proposition 8 would have changed my life

Prop 8 was a 1978 statewide ballot initiative that proposed to ban gay men and lesbians (as well as their supporters) from being employed as teachers in public schools. I didn’t learn about the proposition, which was defeated, until I was all grown up. But way back in 1978, I was in a California elementary school, sitting in the classroom of my 5th-grade teacher, who I am pretty sure is gay. I don’t know if I knew he was gay at the time, but by the time I hit middle school, everyone gossiped that his partner was the vice principal there, and I imagine that was the true story, though I of course will never know for sure.

But I never suspected that my 2nd-grade teacher was a lesbian until someone posted this photo from a school picnic on facebook. Here are the teachers in a row: 2nd-grade, 3rd-grade, 5th-grade, unknown.

john muir teachers

I think my suburban upbringing included more diversity than I realized. Butch lesbian or hetero-hip 70s feminist? Either way, rock on, Ms. Grade 2! It’s amazing how the suburbs are really only as sheltering and homogenous as everyone is silent and closeted. I wonder what, if anything, would have happened if these teachers would have come out and asked us to ask our parents to vote against Prop 8? Then again, as I look at that photo, maybe they weren’t closeted at all, and my parents were just too blind to see.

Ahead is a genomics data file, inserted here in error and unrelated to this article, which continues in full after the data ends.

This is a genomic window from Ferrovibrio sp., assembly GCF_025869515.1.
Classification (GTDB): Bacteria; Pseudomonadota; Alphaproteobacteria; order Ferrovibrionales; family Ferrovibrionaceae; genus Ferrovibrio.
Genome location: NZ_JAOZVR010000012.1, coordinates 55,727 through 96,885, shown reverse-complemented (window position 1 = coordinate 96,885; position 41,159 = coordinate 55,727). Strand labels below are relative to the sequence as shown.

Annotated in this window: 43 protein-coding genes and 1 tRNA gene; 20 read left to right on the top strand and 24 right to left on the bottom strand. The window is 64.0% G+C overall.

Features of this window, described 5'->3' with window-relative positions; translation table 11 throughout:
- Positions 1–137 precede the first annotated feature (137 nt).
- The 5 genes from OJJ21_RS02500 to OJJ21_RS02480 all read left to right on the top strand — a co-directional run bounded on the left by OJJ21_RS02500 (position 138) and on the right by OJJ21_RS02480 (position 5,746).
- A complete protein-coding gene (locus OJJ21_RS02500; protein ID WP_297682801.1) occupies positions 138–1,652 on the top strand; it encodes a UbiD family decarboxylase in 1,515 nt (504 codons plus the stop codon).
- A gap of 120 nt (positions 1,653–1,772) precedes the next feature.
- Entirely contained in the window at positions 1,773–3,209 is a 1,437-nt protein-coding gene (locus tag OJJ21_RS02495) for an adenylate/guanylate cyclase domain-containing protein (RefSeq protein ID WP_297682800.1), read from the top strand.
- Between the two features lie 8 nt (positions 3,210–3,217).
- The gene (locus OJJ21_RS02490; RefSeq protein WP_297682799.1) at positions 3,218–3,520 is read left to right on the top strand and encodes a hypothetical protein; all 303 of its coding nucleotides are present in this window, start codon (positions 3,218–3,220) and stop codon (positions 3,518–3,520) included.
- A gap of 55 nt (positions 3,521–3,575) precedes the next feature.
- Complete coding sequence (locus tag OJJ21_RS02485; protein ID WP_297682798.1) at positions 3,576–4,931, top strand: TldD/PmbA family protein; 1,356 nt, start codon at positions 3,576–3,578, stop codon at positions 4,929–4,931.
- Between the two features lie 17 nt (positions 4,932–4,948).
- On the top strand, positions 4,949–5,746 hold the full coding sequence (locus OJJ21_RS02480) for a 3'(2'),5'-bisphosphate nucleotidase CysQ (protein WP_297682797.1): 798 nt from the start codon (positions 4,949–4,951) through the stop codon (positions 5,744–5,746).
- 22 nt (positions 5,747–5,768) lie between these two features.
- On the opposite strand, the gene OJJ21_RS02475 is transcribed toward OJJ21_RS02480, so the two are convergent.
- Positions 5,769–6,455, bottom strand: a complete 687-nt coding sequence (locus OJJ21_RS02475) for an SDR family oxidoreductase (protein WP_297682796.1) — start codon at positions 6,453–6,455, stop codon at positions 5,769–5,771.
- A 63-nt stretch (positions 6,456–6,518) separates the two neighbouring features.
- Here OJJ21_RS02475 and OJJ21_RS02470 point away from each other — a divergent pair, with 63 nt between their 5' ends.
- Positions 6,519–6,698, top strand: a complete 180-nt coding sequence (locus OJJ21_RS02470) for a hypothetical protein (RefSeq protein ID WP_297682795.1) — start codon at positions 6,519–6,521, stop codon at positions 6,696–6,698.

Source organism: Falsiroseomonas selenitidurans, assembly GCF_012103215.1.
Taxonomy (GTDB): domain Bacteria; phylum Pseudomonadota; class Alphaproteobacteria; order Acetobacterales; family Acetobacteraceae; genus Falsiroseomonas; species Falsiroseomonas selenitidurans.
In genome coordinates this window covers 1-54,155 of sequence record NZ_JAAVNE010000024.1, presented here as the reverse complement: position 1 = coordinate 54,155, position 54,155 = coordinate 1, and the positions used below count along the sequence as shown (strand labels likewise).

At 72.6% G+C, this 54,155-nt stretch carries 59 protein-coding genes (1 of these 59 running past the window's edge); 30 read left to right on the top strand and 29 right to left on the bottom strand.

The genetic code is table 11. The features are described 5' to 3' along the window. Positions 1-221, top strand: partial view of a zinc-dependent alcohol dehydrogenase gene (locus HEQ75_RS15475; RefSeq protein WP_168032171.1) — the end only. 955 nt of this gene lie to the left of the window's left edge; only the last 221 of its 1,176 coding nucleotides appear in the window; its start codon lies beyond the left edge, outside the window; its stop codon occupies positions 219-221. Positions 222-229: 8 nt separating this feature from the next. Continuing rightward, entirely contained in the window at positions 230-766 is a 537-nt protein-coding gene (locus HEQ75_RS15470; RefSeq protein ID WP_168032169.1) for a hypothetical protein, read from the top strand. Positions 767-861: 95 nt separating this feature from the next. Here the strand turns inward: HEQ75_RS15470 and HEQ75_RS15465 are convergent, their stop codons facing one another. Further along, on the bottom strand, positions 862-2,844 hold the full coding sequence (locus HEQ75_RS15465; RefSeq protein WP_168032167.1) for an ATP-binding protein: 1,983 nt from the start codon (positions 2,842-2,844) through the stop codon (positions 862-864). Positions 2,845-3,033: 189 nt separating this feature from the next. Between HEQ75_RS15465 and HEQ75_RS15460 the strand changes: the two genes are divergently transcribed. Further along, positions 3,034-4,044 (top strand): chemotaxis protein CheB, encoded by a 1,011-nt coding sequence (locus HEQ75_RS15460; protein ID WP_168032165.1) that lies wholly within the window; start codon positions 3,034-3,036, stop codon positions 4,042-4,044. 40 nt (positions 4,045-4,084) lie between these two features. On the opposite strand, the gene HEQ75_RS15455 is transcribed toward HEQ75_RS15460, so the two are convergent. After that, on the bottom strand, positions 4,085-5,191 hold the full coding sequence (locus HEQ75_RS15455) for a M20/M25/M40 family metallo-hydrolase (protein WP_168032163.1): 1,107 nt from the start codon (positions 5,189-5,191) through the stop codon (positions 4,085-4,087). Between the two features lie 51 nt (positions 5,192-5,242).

One thought on “proposition 8 would have changed my life”

  1. Or, maybe your parents only cared whether or not little Tina liked school, and was learning how to read and such…Maybe they knew, or suspected…We know a good bit about raving homophobes (like my mother…) who’d have had them all fired, then shot. But I’d like to see some serious qualitative work on acceptance or indifference in the bad old days. Is there anything like that around? PFLAG didn’t get going until much later, but when you work and live with people for decades, the closet door comes open a good bit.

    Like

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